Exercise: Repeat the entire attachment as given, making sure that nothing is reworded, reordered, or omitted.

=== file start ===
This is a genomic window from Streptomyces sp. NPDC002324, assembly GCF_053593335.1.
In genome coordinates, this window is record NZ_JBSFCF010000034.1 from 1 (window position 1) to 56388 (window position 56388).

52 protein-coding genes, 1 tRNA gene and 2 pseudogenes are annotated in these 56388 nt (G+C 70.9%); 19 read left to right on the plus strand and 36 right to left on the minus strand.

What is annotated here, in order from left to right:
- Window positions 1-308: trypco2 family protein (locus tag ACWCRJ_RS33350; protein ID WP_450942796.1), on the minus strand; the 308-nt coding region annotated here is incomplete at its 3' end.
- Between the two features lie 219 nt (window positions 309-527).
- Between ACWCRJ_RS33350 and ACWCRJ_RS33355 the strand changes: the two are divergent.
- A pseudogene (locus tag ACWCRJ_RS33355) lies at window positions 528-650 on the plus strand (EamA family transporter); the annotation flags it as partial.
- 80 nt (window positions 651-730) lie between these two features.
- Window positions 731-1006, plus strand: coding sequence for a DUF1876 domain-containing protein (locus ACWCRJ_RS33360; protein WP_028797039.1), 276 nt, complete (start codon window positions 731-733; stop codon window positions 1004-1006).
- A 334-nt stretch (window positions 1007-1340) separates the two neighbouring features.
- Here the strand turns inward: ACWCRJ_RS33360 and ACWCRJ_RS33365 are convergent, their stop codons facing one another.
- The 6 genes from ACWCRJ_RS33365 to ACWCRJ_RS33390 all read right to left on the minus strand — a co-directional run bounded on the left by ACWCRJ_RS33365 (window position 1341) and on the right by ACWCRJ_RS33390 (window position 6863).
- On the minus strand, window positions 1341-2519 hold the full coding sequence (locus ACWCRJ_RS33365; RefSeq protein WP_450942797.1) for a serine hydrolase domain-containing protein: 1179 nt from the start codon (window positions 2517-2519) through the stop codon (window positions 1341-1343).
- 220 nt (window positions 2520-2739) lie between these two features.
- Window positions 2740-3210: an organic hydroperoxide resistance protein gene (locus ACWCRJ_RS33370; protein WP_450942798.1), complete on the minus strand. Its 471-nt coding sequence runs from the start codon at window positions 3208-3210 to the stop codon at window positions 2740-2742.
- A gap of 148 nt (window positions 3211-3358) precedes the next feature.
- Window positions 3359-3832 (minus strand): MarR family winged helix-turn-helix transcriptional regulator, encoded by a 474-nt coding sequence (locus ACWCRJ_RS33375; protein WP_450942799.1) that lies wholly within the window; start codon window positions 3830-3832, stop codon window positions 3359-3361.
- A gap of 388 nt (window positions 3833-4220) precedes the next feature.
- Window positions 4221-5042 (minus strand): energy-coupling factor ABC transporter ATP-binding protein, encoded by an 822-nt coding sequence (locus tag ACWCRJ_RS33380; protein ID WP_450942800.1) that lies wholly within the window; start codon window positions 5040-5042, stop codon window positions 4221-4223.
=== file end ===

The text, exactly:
This is a genomic window from Streptomyces sp. NPDC002324, assembly GCF_053593335.1.
In genome coordinates, this window is record NZ_JBSFCF010000034.1 from 1 (window position 1) to 56388 (window position 56388).

52 protein-coding genes, 1 tRNA gene and 2 pseudogenes are annotated in these 56388 nt (G+C 70.9%); 19 read left to right on the plus strand and 36 right to left on the minus strand.

What is annotated here, in order from left to right:
- Window positions 1-308: trypco2 family protein (locus tag ACWCRJ_RS33350; protein ID WP_450942796.1), on the minus strand; the 308-nt coding region annotated here is incomplete at its 3' end.
- Between the two features lie 219 nt (window positions 309-527).
- Between ACWCRJ_RS33350 and ACWCRJ_RS33355 the strand changes: the two are divergent.
- A pseudogene (locus tag ACWCRJ_RS33355) lies at window positions 528-650 on the plus strand (EamA family transporter); the annotation flags it as partial.
- 80 nt (window positions 651-730) lie between these two features.
- Window positions 731-1006, plus strand: coding sequence for a DUF1876 domain-containing protein (locus ACWCRJ_RS33360; protein WP_028797039.1), 276 nt, complete (start codon window positions 731-733; stop codon window positions 1004-1006).
- A 334-nt stretch (window positions 1007-1340) separates the two neighbouring features.
- Here the strand turns inward: ACWCRJ_RS33360 and ACWCRJ_RS33365 are convergent, their stop codons facing one another.
- The 6 genes from ACWCRJ_RS33365 to ACWCRJ_RS33390 all read right to left on the minus strand — a co-directional run bounded on the left by ACWCRJ_RS33365 (window position 1341) and on the right by ACWCRJ_RS33390 (window position 6863).
- On the minus strand, window positions 1341-2519 hold the full coding sequence (locus ACWCRJ_RS33365; RefSeq protein WP_450942797.1) for a serine hydrolase domain-containing protein: 1179 nt from the start codon (window positions 2517-2519) through the stop codon (window positions 1341-1343).
- 220 nt (window positions 2520-2739) lie between these two features.
- Window positions 2740-3210: an organic hydroperoxide resistance protein gene (locus ACWCRJ_RS33370; protein WP_450942798.1), complete on the minus strand. Its 471-nt coding sequence runs from the start codon at window positions 3208-3210 to the stop codon at window positions 2740-2742.
- A gap of 148 nt (window positions 3211-3358) precedes the next feature.
- Window positions 3359-3832 (minus strand): MarR family winged helix-turn-helix transcriptional regulator, encoded by a 474-nt coding sequence (locus ACWCRJ_RS33375; protein WP_450942799.1) that lies wholly within the window; start codon window positions 3830-3832, stop codon window positions 3359-3361.
- A gap of 388 nt (window positions 3833-4220) precedes the next feature.
- Window positions 4221-5042 (minus strand): energy-coupling factor ABC transporter ATP-binding protein, encoded by an 822-nt coding sequence (locus tag ACWCRJ_RS33380; protein ID WP_450942800.1) that lies wholly within the window; start codon window positions 5040-5042, stop codon window positions 4221-4223.